Brooklyn 99, Queer Eye, 2gether, Sex Education. The list goes on. Slowly but surely, LGBTQ+ representation is increasing, and all this is seeping into the media Singaporeans consume. But how are Singaporeans reacting to this new media trend? And what does this mean for the largely conservative Singapore?
Boys’ love (BL) dramas from Thailand, the Phillippines, and East Asia have surged in popularity in recent years, with fans flocking to watch 2gether, Gameboys, HIStory, and many more. Now, Singapore might also expect its own BL drama production as Summerdaze: The Series launches its fundraiser to turn it into reality.
We sat down with the web series’ co-directors to find out more about what inspired the drama, the challenges they face, and what this film means for representation in Singapore.
A common argument often runs through religious groups that preach “guidance” – sexuality is a choice that can be changed. Thus, I open up the old-age question that has been kicked and beaten so many times: Is sexuality a choice?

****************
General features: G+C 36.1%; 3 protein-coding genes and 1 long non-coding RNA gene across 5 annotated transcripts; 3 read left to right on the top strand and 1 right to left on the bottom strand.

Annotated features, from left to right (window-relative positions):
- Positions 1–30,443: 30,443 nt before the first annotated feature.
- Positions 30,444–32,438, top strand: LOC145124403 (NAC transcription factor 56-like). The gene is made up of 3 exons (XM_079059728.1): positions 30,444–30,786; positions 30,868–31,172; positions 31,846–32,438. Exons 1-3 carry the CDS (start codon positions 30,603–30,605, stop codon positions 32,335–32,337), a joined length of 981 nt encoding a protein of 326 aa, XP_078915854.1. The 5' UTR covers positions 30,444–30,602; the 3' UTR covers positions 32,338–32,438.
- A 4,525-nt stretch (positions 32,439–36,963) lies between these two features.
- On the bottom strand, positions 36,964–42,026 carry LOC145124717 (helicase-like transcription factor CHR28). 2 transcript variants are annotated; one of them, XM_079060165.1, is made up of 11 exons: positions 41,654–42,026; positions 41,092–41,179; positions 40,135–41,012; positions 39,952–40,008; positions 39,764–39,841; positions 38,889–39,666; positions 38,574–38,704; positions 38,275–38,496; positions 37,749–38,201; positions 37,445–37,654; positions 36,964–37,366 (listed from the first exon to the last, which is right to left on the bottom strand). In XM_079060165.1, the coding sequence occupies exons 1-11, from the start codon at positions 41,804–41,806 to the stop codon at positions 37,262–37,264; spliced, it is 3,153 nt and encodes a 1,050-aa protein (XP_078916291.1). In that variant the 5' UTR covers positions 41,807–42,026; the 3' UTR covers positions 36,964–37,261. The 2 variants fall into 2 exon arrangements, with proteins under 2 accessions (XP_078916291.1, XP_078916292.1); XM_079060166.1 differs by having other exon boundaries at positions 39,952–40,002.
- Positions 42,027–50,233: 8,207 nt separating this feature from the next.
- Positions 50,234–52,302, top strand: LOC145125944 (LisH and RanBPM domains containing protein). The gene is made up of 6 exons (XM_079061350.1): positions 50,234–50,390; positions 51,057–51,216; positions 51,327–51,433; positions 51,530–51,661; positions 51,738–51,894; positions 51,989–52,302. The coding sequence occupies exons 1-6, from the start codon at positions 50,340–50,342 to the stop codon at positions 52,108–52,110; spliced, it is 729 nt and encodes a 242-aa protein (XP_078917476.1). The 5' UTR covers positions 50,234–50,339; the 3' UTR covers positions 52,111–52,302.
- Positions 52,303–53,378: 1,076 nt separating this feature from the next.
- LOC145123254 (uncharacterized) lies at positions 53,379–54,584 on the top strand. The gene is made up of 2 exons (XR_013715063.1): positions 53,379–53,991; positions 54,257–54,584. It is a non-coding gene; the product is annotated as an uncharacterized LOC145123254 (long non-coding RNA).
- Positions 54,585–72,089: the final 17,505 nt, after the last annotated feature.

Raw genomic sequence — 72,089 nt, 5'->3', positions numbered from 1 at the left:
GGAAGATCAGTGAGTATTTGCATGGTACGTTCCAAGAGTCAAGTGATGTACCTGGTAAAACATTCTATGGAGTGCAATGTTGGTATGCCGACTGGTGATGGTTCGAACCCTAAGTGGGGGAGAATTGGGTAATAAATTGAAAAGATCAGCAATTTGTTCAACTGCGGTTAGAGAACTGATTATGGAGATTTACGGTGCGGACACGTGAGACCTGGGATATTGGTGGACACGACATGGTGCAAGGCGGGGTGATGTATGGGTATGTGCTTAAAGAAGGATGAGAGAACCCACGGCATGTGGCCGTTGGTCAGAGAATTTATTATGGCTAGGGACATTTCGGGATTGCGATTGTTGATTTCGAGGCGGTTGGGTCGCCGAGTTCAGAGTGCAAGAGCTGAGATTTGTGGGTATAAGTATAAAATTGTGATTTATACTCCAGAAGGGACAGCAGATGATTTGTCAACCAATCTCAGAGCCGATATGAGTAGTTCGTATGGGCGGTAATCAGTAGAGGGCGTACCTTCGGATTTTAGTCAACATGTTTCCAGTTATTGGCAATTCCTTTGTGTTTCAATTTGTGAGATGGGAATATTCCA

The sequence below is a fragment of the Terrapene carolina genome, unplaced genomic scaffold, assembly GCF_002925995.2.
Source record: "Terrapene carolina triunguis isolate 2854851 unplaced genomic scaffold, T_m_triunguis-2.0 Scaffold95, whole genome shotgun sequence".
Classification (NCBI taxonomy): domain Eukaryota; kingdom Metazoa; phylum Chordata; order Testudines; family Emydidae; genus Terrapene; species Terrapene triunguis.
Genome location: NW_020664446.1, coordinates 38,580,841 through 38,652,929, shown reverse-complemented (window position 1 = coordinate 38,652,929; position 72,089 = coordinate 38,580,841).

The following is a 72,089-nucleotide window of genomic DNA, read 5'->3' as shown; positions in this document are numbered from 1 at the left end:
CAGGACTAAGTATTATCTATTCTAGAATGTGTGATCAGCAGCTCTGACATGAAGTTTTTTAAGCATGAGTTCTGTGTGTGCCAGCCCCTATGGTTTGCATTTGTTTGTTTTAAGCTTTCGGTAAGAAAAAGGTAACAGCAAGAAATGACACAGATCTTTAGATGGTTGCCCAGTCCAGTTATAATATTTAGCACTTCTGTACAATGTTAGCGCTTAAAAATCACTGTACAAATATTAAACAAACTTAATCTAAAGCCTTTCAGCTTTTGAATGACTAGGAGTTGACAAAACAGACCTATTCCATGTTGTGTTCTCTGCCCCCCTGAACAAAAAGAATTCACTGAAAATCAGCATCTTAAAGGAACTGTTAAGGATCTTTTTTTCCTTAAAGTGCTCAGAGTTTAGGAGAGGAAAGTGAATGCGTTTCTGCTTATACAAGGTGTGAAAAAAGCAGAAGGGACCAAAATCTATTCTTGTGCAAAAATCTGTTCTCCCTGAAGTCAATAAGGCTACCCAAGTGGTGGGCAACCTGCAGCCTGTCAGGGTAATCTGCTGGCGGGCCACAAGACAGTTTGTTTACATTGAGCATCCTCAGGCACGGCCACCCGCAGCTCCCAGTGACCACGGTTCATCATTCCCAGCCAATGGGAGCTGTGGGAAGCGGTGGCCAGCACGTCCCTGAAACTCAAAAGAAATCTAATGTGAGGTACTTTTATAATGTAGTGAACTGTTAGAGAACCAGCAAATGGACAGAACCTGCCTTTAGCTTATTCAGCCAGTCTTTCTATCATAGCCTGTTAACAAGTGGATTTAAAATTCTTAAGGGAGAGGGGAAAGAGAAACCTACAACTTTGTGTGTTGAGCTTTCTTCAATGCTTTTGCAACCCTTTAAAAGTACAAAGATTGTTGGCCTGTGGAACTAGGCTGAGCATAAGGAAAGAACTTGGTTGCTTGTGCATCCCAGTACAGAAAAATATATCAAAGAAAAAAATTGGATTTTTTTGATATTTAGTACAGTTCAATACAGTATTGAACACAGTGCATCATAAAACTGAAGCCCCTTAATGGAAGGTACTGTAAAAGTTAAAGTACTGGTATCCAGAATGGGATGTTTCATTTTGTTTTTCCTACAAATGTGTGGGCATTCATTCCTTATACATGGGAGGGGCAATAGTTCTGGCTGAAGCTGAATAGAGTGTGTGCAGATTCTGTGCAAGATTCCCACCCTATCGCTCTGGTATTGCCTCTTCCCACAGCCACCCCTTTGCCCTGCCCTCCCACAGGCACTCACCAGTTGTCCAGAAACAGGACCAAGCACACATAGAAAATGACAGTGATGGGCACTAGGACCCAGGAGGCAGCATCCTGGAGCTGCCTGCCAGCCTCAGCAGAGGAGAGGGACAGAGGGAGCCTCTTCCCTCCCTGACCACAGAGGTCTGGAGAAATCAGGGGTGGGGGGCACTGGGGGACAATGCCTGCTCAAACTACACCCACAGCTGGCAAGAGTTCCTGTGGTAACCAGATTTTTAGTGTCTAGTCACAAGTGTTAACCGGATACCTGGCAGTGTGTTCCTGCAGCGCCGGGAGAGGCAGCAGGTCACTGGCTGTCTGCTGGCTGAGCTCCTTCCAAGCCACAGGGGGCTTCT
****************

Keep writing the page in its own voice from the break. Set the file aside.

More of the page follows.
LGBTQIA+ advocates are no strangers to the internet and many of its earliest organisations were first birthed in this space. Is the online sphere the safe haven many often associate it to be? And has it been as inclusive as it claims to be for all members of the community?
In this post, we talk to Lune to find out.
As with all controversial things uploaded online, the video was swiftly taken down but the damage had already been done. Joanna Theng and Jaime Wong, the two featured in the video, also issued apologies of their own, before the former decided to “take some time off social media”. Despite the criticism, some have come to their defence, asserting that the pair were merely expressing their own harmless opinions. And this is where I disagree.